This small county (Radnorshire) of 25,000 inhabitants has long since ceased to be Welsh in language. For many reasons, it has not been so well supplied with an enlightened ministry as some other counties. To supply this lack, home missionaries have been located at different points; and it is gratifying to be able to state that signs of an awakening have been witnessed within the last few months in some of the towns, and in several of the villages.
But the strongest religious movement in this county is felt at Presteign, Knighton, and the neighbourhood. The following extracts from a letter written by the Rev. T. L. Davies, the Baptist minister at the first-named place, will be read with interest:—
"The first symptoms of the work appeared about four months ago in a revival of the spirit of prayer. That branch of the Church of Christ over which I preside resolved about that time to hold prayer-meetings every night, to plead with the Lord for the outpouring of the Holy Spirit. Oh,' was our cry, ‘that Thou wouldest rend the heavens, that Thou wouldest come down, that the mountains might flow down at Thy presence!' These meetings were attended with unusual power. We felt that God of a truth was with us and that He was about displaying His power in the salvation of many souls.
"In the latter end of November it was proposed that we should hold united prayer-meetings. This met with the hearty approval of all the Dissenters in the town, and the Baptists, Primitive Methodists, and the Wesleyans soon met successively, at their respective chapels, without any semblance of sectarianism.
"All deeply felt the necessity of prayer—of united prayer and effort for the conversion of precious souls, and hence the house of prayer became a delightful resort. We all wished to pray. We all delighted to pray. We were all impelled to pray, by an unseen Power. "Those who had, a few weeks before, very little inclination for prayer-meetings, and very seldom attended them now flocked to them, and are among the foremost in promoting the work. "This had a marked influence on the world; for, in addition to the earnest spirit of prayer which prevailed, they saw, that an earnest spirit of united prayer and united effort for their salvation prevailed. They saw that it was NO longer the movement of a party or of a sect; but that all the truth from all the sects had but one common object in view, namely, the conversion of their souls—the glory of Christ.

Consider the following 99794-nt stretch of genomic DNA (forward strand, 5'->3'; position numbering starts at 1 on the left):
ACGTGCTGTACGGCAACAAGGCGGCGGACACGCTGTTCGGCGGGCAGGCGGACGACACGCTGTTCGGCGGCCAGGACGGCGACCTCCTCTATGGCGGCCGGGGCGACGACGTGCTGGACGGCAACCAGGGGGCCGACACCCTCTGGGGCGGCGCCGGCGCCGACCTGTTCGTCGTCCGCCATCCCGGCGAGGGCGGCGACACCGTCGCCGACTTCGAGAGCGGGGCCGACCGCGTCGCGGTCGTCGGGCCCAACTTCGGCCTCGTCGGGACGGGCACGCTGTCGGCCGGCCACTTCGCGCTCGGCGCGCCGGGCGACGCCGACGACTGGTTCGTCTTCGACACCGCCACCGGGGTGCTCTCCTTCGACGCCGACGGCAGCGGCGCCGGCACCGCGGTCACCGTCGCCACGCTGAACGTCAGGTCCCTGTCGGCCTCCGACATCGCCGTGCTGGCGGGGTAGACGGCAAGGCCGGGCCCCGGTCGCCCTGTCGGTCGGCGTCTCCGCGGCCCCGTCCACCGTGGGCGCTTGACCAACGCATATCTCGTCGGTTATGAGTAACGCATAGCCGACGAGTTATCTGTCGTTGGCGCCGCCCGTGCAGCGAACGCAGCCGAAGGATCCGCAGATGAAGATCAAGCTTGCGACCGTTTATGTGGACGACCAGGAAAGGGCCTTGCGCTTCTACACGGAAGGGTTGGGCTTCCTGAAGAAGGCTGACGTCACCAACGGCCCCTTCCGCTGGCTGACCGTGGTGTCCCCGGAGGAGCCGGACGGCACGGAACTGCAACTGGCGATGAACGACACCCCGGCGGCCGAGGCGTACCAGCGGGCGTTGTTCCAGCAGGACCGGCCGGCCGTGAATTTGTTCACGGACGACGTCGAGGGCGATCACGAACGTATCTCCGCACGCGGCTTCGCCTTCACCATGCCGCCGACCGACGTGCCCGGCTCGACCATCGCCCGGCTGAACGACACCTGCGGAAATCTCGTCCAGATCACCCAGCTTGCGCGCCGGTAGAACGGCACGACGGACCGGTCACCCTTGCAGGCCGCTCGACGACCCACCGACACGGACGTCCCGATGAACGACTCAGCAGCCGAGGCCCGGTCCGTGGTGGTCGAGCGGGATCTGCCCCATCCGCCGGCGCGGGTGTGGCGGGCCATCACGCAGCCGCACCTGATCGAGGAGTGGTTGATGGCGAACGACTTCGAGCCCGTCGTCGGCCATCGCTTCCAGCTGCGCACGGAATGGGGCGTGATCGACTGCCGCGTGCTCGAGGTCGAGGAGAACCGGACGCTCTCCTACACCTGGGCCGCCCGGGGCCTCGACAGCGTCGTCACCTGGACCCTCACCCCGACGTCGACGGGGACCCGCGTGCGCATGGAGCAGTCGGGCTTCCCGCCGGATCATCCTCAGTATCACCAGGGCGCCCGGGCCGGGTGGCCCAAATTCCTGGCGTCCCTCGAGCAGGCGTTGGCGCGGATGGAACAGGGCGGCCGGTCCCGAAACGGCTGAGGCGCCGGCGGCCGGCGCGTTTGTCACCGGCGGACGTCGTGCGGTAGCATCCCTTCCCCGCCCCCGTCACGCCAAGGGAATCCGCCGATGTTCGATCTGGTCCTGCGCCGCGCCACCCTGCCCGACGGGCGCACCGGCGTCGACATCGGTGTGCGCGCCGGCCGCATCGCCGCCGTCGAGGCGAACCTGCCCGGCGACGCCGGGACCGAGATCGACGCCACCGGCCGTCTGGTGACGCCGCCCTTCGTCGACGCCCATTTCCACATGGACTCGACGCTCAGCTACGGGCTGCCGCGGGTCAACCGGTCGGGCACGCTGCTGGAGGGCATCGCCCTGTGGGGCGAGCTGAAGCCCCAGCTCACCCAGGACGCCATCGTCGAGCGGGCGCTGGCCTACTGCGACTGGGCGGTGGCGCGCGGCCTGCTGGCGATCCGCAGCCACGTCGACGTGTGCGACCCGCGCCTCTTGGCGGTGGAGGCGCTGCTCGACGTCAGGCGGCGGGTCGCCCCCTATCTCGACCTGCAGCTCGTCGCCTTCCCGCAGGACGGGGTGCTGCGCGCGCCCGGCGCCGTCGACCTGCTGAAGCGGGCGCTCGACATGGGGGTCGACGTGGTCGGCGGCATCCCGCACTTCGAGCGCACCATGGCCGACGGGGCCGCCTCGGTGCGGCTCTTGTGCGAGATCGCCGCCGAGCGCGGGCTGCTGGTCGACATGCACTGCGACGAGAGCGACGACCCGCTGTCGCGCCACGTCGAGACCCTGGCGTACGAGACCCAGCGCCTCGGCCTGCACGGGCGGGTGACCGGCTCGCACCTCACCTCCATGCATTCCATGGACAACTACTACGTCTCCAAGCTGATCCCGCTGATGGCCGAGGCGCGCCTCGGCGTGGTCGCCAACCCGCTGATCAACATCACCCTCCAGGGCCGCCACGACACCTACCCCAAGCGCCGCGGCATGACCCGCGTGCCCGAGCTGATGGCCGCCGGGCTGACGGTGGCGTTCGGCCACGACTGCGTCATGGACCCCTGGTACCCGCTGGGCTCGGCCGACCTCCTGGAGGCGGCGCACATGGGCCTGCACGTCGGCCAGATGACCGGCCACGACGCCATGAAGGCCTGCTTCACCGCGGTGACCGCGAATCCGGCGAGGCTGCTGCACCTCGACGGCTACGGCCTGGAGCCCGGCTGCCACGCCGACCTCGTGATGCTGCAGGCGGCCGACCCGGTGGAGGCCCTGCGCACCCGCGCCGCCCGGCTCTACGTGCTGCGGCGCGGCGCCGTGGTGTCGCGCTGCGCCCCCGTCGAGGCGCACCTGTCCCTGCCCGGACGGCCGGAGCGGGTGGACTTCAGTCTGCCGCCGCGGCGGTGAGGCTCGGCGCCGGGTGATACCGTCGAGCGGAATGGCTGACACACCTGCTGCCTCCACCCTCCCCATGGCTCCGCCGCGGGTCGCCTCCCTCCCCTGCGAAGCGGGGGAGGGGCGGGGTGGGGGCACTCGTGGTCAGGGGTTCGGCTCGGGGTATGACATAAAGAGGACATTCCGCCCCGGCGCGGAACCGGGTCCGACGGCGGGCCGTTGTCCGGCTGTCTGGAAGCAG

"Many now became deeply concerned about their souls, and earnestly sought the Lord for mercy, through the blood of Jesus, shed for the remission of sins, It became evident to all that our prayers were answered—that the Spirit was poured out from on high; for almost every night were seen the tears of the penitent, were heard the sighs and sobs of the mourner and broken-hearted, and the cries of those who saw their lost condition.